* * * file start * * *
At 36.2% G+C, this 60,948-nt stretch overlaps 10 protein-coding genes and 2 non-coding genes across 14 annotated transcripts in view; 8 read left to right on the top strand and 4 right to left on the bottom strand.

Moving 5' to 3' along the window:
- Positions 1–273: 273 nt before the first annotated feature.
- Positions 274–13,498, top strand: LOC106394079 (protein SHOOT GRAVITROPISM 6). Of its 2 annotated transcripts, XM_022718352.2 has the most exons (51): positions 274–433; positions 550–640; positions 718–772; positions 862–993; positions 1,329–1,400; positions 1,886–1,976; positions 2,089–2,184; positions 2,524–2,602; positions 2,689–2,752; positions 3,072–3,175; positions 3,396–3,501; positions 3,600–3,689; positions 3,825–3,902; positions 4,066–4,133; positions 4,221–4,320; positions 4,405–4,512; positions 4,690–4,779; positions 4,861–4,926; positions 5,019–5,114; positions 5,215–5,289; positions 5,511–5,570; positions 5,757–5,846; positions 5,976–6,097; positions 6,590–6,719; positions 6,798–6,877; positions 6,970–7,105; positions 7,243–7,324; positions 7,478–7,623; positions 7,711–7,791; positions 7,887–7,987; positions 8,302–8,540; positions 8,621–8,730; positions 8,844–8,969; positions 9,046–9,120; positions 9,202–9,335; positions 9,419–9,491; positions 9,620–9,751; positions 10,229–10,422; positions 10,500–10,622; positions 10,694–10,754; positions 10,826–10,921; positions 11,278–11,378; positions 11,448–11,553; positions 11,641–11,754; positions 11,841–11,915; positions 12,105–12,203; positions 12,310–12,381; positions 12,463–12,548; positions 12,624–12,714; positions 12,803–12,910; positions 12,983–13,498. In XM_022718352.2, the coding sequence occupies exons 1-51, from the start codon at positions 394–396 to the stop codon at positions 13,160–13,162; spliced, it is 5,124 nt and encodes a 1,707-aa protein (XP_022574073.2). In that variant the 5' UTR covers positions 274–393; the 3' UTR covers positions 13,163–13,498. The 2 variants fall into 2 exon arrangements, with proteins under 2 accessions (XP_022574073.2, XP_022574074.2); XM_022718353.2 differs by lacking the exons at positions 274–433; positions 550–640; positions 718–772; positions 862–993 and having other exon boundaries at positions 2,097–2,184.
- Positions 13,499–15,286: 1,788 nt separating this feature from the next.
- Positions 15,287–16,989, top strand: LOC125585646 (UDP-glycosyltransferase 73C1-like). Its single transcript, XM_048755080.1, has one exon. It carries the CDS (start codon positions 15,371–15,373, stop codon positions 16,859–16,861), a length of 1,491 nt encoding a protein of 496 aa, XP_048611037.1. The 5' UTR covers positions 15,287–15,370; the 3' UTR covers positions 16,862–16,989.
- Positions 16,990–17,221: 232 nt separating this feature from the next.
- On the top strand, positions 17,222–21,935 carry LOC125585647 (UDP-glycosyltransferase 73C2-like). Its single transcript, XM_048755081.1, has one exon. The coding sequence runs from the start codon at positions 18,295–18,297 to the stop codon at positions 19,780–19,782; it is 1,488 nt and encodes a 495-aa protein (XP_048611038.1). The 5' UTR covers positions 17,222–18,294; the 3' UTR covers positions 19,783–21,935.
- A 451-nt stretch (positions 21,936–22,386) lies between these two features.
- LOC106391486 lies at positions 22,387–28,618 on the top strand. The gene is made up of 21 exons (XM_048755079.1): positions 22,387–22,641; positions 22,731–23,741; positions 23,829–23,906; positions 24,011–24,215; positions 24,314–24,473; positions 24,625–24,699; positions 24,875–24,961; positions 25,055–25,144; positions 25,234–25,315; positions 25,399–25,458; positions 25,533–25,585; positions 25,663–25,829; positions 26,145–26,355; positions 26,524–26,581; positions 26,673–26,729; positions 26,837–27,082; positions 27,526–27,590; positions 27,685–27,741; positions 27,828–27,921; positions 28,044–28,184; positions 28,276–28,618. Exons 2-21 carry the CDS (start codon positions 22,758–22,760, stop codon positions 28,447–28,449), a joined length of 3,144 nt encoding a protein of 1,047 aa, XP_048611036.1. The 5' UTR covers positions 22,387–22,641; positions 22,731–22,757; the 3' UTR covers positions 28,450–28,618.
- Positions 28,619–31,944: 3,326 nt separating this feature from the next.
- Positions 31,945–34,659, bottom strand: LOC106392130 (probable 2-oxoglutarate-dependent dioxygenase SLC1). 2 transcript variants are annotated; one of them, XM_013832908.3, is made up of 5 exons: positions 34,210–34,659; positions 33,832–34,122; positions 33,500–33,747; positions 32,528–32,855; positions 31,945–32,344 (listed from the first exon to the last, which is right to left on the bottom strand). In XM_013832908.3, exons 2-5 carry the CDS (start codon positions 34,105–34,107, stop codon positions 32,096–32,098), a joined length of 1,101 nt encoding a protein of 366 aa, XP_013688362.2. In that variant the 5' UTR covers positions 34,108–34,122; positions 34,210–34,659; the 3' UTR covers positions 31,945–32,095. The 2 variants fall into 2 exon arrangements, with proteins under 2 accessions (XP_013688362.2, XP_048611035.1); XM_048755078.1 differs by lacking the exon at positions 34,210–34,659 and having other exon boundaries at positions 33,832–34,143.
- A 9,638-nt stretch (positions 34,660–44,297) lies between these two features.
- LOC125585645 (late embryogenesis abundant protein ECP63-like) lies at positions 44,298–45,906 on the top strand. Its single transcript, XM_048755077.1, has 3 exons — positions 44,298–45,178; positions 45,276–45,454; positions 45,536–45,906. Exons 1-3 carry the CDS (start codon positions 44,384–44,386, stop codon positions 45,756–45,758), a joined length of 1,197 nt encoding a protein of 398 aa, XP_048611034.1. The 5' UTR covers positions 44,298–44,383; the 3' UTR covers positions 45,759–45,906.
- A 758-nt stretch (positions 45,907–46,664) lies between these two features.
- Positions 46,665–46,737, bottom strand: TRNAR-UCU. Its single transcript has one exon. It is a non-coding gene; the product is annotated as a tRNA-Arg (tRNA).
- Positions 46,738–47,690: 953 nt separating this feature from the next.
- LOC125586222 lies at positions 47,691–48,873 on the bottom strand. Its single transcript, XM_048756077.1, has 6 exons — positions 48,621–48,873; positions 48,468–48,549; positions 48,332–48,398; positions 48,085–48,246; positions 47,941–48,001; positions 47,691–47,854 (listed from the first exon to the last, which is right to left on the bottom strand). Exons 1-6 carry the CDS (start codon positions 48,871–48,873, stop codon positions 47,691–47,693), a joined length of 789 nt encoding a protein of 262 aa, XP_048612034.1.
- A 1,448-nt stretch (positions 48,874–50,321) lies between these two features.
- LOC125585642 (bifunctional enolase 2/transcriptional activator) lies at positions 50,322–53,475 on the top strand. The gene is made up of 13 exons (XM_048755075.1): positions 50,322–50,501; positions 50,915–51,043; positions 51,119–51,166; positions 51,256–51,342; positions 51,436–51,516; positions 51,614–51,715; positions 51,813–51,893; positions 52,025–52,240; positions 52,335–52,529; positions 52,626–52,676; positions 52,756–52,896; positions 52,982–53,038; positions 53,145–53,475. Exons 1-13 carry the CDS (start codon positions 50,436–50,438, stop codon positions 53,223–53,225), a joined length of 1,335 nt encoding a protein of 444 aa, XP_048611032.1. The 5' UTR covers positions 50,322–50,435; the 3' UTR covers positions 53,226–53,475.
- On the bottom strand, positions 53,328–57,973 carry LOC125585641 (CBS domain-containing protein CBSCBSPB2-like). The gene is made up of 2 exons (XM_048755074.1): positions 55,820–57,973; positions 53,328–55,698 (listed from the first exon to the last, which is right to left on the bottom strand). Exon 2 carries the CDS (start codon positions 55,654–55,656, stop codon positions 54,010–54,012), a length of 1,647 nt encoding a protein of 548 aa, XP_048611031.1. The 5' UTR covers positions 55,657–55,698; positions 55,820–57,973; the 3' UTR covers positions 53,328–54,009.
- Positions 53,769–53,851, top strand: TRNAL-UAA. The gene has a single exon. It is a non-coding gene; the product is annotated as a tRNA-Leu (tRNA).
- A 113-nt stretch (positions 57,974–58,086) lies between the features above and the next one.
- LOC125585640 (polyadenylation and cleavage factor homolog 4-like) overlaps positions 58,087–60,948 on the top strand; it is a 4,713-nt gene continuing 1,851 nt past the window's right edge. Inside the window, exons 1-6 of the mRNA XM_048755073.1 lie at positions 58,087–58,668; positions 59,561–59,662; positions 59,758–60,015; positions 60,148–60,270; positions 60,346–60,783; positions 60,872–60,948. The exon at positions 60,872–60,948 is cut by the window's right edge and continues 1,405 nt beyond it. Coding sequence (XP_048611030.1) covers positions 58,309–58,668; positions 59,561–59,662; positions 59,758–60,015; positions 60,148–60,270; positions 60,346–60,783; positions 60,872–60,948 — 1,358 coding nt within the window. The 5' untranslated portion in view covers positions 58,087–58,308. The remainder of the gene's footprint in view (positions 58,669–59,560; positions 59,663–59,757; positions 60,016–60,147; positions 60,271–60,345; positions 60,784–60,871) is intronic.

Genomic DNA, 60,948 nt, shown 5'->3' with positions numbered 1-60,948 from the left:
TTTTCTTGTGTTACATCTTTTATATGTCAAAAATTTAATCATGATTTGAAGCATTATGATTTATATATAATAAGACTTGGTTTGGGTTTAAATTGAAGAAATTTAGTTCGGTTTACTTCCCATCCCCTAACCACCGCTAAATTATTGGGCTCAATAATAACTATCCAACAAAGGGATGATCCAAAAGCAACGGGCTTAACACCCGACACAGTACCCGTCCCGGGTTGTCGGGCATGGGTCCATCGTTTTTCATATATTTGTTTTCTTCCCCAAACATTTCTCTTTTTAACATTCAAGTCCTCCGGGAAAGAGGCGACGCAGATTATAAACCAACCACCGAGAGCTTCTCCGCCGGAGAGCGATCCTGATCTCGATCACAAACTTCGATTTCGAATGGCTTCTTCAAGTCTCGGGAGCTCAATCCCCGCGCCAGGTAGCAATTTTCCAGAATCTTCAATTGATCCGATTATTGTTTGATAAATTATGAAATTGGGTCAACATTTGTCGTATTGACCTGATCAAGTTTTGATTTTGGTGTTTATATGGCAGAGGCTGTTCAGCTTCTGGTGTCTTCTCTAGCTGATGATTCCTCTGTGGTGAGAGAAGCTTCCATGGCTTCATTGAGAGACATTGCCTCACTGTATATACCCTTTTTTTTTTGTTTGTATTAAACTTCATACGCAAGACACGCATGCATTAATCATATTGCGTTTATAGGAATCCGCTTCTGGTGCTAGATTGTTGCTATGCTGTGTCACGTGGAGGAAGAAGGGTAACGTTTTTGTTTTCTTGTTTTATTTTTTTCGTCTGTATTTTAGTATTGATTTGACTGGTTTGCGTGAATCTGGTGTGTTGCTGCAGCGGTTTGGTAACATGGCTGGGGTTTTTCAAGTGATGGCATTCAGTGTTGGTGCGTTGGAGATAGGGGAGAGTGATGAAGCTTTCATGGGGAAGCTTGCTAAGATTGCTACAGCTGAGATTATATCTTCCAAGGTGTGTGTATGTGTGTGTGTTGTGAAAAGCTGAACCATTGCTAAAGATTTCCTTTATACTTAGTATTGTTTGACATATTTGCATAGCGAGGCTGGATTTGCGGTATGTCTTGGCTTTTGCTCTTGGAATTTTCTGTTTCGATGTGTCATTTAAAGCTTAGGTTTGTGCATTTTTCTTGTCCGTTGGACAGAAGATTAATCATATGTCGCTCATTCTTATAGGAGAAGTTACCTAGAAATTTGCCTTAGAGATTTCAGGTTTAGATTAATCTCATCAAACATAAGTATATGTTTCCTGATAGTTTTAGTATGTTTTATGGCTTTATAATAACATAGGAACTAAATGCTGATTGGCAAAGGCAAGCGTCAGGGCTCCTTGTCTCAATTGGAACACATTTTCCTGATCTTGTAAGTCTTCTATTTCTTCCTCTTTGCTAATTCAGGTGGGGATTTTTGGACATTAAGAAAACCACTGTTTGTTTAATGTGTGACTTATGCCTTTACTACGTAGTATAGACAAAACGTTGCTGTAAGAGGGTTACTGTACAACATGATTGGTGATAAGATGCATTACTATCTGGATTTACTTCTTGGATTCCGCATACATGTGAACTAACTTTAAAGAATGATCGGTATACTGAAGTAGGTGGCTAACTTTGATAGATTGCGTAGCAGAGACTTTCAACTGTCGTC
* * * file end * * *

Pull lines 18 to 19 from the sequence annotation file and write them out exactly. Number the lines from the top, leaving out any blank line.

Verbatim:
- LOC125586222 lies at positions 47,691–48,873 on the bottom strand. Its single transcript, XM_048756077.1, has 6 exons — positions 48,621–48,873; positions 48,468–48,549; positions 48,332–48,398; positions 48,085–48,246; positions 47,941–48,001; positions 47,691–47,854 (listed from the first exon to the last, which is right to left on the bottom strand). Exons 1-6 carry the CDS (start codon positions 48,871–48,873, stop codon positions 47,691–47,693), a joined length of 789 nt encoding a protein of 262 aa, XP_048612034.1.
- A 1,448-nt stretch (positions 48,874–50,321) lies between these two features.